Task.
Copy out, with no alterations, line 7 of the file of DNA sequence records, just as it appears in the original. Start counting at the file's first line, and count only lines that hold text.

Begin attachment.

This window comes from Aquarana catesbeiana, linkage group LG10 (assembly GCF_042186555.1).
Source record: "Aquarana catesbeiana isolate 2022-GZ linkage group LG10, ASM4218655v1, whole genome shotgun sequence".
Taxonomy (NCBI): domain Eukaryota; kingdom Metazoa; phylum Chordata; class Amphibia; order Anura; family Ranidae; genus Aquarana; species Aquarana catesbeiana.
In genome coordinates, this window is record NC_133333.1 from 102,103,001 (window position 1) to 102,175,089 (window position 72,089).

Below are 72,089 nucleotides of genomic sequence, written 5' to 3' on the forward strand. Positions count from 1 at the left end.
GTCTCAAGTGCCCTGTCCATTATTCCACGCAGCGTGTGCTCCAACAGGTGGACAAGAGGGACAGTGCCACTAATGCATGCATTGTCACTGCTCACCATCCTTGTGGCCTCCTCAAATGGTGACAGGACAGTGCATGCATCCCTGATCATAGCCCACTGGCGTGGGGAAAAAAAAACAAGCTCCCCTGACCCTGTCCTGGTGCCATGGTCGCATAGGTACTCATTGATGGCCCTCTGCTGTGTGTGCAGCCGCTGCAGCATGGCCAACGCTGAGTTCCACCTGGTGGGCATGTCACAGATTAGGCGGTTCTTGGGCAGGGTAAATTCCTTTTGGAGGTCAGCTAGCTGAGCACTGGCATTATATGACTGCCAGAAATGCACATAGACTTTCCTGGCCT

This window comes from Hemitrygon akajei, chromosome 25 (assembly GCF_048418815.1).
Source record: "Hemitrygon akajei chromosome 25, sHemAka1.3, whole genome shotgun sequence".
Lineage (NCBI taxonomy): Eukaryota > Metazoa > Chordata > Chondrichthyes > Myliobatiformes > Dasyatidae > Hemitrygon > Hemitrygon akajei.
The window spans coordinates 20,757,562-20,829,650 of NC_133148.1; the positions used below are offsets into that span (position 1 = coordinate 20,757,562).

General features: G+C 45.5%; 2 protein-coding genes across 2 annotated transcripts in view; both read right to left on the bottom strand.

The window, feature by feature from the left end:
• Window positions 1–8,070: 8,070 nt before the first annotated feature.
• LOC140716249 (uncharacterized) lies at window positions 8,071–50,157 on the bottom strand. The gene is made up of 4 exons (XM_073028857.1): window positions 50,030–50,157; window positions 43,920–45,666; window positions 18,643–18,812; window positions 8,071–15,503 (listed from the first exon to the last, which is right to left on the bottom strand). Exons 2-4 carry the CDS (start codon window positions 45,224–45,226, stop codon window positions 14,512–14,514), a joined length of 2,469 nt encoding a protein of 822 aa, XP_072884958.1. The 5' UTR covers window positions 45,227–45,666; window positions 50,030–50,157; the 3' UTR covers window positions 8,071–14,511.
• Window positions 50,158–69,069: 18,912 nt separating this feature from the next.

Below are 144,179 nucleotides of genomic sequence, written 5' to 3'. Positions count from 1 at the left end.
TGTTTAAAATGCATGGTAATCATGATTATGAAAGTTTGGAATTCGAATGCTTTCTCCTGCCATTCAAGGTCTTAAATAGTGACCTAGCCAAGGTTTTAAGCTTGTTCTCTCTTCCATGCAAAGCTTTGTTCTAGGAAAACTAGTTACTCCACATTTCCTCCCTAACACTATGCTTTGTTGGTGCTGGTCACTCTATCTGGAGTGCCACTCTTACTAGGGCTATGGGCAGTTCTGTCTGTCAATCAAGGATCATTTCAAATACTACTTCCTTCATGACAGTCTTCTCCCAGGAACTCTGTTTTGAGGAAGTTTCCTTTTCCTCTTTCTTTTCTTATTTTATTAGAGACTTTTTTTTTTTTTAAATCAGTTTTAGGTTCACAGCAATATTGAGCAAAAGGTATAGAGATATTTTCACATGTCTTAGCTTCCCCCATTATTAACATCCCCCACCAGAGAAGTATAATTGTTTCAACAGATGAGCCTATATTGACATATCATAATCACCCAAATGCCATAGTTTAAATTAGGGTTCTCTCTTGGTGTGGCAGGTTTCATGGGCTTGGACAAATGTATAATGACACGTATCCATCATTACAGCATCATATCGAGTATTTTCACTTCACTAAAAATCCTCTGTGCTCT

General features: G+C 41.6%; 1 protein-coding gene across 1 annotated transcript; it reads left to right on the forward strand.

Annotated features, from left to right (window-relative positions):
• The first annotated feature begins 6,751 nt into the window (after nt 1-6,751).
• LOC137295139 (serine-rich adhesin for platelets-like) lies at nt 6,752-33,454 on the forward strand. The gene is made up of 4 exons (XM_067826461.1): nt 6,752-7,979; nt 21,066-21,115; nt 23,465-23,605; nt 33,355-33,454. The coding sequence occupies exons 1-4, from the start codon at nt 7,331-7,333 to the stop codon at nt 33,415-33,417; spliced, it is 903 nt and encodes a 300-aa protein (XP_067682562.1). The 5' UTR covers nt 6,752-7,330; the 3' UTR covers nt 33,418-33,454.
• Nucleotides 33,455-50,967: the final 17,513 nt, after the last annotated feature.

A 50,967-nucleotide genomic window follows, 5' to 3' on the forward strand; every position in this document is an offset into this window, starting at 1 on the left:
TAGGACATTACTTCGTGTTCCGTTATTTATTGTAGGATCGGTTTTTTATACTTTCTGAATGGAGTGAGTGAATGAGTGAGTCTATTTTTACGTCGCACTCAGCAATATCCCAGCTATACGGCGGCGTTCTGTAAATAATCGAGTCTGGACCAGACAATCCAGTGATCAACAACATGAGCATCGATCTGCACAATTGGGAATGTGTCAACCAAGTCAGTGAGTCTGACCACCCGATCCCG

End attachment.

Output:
This window comes from Hemitrygon akajei, chromosome 25 (assembly GCF_048418815.1).